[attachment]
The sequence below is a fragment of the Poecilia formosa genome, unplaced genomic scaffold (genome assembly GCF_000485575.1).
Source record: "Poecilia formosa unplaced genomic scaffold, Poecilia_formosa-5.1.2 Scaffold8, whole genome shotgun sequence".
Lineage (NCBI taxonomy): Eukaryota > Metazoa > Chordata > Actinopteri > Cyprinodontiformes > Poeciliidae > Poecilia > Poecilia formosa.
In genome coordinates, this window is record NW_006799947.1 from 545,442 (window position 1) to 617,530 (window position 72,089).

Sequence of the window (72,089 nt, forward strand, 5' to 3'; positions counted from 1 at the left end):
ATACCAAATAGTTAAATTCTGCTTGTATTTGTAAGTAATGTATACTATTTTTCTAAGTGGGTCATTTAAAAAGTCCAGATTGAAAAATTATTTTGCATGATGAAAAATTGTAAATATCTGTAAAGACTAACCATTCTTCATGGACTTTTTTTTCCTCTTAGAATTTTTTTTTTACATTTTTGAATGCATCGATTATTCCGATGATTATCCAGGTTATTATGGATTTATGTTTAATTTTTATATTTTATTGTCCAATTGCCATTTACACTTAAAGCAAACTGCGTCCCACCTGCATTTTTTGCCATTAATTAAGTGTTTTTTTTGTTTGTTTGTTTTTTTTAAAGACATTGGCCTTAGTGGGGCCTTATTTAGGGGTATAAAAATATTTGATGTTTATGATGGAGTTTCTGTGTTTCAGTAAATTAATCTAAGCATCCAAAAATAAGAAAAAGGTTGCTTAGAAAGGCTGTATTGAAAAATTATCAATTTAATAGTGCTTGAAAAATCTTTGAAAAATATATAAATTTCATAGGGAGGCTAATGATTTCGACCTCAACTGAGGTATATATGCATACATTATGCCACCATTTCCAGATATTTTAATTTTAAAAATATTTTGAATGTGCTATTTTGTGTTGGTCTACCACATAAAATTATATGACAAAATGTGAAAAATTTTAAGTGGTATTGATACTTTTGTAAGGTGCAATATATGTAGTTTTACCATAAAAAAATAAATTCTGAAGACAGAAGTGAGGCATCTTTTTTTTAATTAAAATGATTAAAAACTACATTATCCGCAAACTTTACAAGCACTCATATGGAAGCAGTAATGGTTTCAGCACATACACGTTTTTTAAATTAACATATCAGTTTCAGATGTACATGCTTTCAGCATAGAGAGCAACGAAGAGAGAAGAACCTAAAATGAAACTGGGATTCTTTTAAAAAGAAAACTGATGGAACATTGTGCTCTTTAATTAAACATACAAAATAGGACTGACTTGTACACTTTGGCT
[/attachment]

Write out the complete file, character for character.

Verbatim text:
The sequence below is a fragment of the Poecilia formosa genome, unplaced genomic scaffold (genome assembly GCF_000485575.1).
Source record: "Poecilia formosa unplaced genomic scaffold, Poecilia_formosa-5.1.2 Scaffold8, whole genome shotgun sequence".
Lineage (NCBI taxonomy): Eukaryota > Metazoa > Chordata > Actinopteri > Cyprinodontiformes > Poeciliidae > Poecilia > Poecilia formosa.
In genome coordinates, this window is record NW_006799947.1 from 545,442 (window position 1) to 617,530 (window position 72,089).

Sequence of the window (72,089 nt, forward strand, 5' to 3'; positions counted from 1 at the left end):
ATACCAAATAGTTAAATTCTGCTTGTATTTGTAAGTAATGTATACTATTTTTCTAAGTGGGTCATTTAAAAAGTCCAGATTGAAAAATTATTTTGCATGATGAAAAATTGTAAATATCTGTAAAGACTAACCATTCTTCATGGACTTTTTTTTCCTCTTAGAATTTTTTTTTTACATTTTTGAATGCATCGATTATTCCGATGATTATCCAGGTTATTATGGATTTATGTTTAATTTTTATATTTTATTGTCCAATTGCCATTTACACTTAAAGCAAACTGCGTCCCACCTGCATTTTTTGCCATTAATTAAGTGTTTTTTTTGTTTGTTTGTTTTTTTTAAAGACATTGGCCTTAGTGGGGCCTTATTTAGGGGTATAAAAATATTTGATGTTTATGATGGAGTTTCTGTGTTTCAGTAAATTAATCTAAGCATCCAAAAATAAGAAAAAGGTTGCTTAGAAAGGCTGTATTGAAAAATTATCAATTTAATAGTGCTTGAAAAATCTTTGAAAAATATATAAATTTCATAGGGAGGCTAATGATTTCGACCTCAACTGAGGTATATATGCATACATTATGCCACCATTTCCAGATATTTTAATTTTAAAAATATTTTGAATGTGCTATTTTGTGTTGGTCTACCACATAAAATTATATGACAAAATGTGAAAAATTTTAAGTGGTATTGATACTTTTGTAAGGTGCAATATATGTAGTTTTACCATAAAAAAATAAATTCTGAAGACAGAAGTGAGGCATCTTTTTTTTAATTAAAATGATTAAAAACTACATTATCCGCAAACTTTACAAGCACTCATATGGAAGCAGTAATGGTTTCAGCACATACACGTTTTTTAAATTAACATATCAGTTTCAGATGTACATGCTTTCAGCATAGAGAGCAACGAAGAGAGAAGAACCTAAAATGAAACTGGGATTCTTTTAAAAAGAAAACTGATGGAACATTGTGCTCTTTAATTAAACATACAAAATAGGACTGACTTGTACACTTTGGCT